Samsung and Nestlé to collaborate through IoT
Samsung and Nestlé have announced their intention to utilise the power of IoT and nutritional science to explore healthy living ever further.
The collaboration will combine Internet of Things technology, scientifically validated bio sensors, advanced multi-modal technology, and comprehensive nutritional approach to allow fresh awareness regarding health and wellbeing. The aim is to empower people to manage their own health better, by providing the best possible information about nutrition, lifestyle, and fitnes, combining Samsung's ARTIK IoT platform and Nestlé's expertise in biomedical science.
Stefan Catsicas, Nestlé Chief Technology Officer, said: “We are delighted to enter this collaboration with a global leader in the field of sensor technologies. It will advance our Nutrition, Health and Wellness strategy, to support people who want to live a healthier lifestyle.”
“We’re excited about the breakthroughs this collaboration will bring,” added Young Sohn, President and Chief Strategy Officer, Samsung Electronics Co., Ltd. “Today, we live in an era of smarter living brought about by the convergence of technology and life science. It’s an era where the data from smart sensors and devices in our daily life such as mobile phones, wearables, and smart refrigerators can help us to understand our nutrition and activity and to guide us towards a healthier lifestyle."
More details about the platform are expected when the first pilots begin in early 2017.
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IMF: Variants Can Still Hurt Manufacturing Recovery
After a year of on-and-off manufacturing in the US, UK, and the eurozone, demand for goods surged early last week. Factories set growth records in April and May, suppliers started to recover, and US crude hit its highest price point since pre-COVID. As vaccination efforts immunise much of the US and UK populations, manufacturers are now able to fully ramp up their supply chains. In fact, GDP growth could approach double-digits by 2022.
Now, the ISM productivity measure has surpassed the 50-point mark that separates industry expansion from contraction. Since U.S. president Biden passed his US$1.9tn stimulus package and the UK purchasing managers index (PMI) increased to 65.6, both sides of the Atlantic are facing a much-welcomed manufacturing recovery.
Lingering Concerns Over COVID
Even as Spain, France, Italy, and Germany race to catch up, and mining companies pushed the FTSE 100 index of list shares to a monthly high of 7,129, some say that UK and US markets still suffer from a lack of confidence in raw material supplies. Yes, the Dow Jones has made up its 19,173-point crash of March 2020, and MSCI’s global stock index is at an all-time high.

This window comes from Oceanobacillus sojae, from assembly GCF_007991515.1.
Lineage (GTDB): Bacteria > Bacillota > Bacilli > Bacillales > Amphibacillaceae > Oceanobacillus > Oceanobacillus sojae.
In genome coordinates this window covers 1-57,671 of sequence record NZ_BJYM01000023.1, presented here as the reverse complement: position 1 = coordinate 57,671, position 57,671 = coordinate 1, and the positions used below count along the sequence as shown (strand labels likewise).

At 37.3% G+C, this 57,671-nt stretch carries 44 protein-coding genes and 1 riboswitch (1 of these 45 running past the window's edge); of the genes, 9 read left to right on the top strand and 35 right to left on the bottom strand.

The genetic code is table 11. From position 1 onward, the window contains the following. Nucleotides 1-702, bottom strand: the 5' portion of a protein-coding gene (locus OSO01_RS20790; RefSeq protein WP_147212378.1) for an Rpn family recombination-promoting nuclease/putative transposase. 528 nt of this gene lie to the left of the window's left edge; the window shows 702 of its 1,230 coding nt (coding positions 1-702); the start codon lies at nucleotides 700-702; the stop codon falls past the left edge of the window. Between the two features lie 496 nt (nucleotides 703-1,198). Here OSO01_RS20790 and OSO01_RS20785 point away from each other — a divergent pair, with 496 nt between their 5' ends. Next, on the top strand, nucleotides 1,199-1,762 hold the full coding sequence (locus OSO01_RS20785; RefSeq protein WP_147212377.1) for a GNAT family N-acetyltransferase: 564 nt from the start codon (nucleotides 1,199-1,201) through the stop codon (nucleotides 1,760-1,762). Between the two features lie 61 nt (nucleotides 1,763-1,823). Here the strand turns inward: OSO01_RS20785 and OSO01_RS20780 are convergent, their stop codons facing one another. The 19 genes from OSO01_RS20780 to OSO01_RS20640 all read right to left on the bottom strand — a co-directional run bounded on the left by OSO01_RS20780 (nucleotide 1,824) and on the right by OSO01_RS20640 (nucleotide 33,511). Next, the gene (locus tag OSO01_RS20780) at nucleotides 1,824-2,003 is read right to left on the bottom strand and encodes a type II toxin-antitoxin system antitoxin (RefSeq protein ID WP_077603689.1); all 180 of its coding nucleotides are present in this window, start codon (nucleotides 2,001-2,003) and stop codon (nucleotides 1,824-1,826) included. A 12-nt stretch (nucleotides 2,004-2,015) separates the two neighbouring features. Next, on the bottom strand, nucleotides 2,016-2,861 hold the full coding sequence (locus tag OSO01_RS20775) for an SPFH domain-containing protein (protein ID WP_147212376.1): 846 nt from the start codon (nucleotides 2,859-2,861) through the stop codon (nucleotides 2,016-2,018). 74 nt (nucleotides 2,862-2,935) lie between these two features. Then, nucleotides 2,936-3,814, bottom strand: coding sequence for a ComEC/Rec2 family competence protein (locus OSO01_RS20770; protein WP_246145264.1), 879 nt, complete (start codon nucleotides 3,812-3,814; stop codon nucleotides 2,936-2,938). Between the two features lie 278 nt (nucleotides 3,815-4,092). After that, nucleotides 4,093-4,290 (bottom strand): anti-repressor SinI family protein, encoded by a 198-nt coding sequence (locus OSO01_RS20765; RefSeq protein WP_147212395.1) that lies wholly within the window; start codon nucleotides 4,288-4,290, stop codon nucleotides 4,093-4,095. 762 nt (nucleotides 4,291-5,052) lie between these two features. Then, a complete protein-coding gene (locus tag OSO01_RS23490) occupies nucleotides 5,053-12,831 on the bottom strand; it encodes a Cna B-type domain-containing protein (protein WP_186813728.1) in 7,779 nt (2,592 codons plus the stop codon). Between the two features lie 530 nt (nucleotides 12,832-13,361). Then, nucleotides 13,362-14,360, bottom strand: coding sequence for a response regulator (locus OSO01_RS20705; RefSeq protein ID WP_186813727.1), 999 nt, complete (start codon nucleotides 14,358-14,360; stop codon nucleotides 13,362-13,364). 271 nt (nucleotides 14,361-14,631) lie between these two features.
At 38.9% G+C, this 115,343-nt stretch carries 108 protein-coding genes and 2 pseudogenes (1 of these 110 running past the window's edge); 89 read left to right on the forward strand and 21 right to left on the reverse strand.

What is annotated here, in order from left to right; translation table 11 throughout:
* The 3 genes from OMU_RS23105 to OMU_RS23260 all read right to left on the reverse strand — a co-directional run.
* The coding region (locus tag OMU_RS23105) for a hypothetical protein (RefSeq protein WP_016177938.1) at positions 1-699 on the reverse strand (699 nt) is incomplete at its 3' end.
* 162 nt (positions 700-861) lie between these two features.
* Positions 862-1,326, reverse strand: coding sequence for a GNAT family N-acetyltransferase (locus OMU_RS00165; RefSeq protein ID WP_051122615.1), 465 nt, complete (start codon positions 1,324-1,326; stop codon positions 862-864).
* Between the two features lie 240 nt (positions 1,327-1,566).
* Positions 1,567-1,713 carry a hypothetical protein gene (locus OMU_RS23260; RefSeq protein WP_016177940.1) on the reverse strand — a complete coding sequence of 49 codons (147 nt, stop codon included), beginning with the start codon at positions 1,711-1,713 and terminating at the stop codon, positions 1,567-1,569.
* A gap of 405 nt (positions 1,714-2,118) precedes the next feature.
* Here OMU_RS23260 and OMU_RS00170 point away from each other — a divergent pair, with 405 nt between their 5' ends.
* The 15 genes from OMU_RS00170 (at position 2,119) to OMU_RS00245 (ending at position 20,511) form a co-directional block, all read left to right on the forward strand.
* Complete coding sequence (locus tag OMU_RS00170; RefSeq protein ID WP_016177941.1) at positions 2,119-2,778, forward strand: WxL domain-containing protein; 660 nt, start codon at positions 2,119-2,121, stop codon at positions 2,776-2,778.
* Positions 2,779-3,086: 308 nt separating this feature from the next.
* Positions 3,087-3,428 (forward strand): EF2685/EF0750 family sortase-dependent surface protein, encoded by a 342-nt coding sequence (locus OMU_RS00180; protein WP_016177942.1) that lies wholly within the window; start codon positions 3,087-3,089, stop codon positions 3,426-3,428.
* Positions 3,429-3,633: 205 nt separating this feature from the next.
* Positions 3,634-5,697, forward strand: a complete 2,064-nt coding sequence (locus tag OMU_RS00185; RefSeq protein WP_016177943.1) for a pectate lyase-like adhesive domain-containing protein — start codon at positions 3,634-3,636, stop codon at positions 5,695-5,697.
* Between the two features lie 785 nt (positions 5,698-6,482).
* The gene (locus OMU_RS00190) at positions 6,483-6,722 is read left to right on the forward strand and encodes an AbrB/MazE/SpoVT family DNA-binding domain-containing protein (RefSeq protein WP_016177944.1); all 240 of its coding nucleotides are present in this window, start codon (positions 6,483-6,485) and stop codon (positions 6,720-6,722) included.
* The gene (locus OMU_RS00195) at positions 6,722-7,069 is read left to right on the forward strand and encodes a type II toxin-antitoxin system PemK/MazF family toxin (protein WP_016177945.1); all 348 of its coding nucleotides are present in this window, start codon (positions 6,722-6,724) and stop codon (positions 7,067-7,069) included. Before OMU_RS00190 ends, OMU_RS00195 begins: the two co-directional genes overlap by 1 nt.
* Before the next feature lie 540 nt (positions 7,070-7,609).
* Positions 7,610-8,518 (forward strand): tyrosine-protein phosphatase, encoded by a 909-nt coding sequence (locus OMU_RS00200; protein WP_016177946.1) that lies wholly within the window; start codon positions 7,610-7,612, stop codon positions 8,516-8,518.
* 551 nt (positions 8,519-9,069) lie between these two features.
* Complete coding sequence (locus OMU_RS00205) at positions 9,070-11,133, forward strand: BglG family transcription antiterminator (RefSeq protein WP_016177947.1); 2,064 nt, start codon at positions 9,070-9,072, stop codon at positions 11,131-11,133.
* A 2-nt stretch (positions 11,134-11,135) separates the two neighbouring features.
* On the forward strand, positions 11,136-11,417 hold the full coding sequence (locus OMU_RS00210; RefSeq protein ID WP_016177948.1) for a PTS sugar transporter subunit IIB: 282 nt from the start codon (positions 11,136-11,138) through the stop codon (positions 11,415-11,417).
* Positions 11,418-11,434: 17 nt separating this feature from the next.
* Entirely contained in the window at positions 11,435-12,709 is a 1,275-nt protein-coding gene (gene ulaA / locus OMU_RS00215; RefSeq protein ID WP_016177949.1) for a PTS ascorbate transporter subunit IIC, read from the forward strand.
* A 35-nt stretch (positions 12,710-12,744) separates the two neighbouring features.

Yet manufacturers around the world realise that these wins will be short-lived until pandemic supply chain bottlenecks are solved. If we keep the status quo, consumers will pay the price. In April, inflation in Germany reached 2.4%, and across the EU’s 19 member countries, overall prices have increased at an unusual pace. Some ask: Is this true recovery?
IMF: Current Boom Could Falter
Even as Elon Musk tweeted about chip shortages forcing Tesla to raise its prices, UK mining demand skyrocketed; housing markets lifted; and the pound sterling gained value. The International Monetary Fund (IMF), however, cautioned that manufacturing recovery won’t last long if COVID mutates into forms our vaccinations can’t touch. Kristalina Georgieva, Washington’s IMF director, noted that fewer than 1% of African citizens have been vaccinated: “Worldwide access to vaccines offers the best hope for stopping the coronavirus pandemic, saving lives, and securing a broad-based economic recovery”.
Across the globe, manufacturing companies are keeping a watchful eye on new developments in the spread of COVID. Though US FDA officials don’t think we’ll have to “start at square one” with new vaccines, the March 2021 World Economic Outlook states that “high uncertainty” surrounds the projected 6% global growth. Continued manufacturing success will in large part depend on “the path of the pandemic, the effectiveness of policy support, and the evolution of financial conditions”.
Mathias Cormann, secretary-general of the Organisation for Economic Co-Operation and Development (OECD) concurred—without global immunisation, the estimated economic boom expected by 2025 could go kaput. “We need to...pursue an all-out effort to reach the entire world population”, Australia’s finance minister added. US$50bn to end COVID across the world, they imply, is a small investment to restart our economies.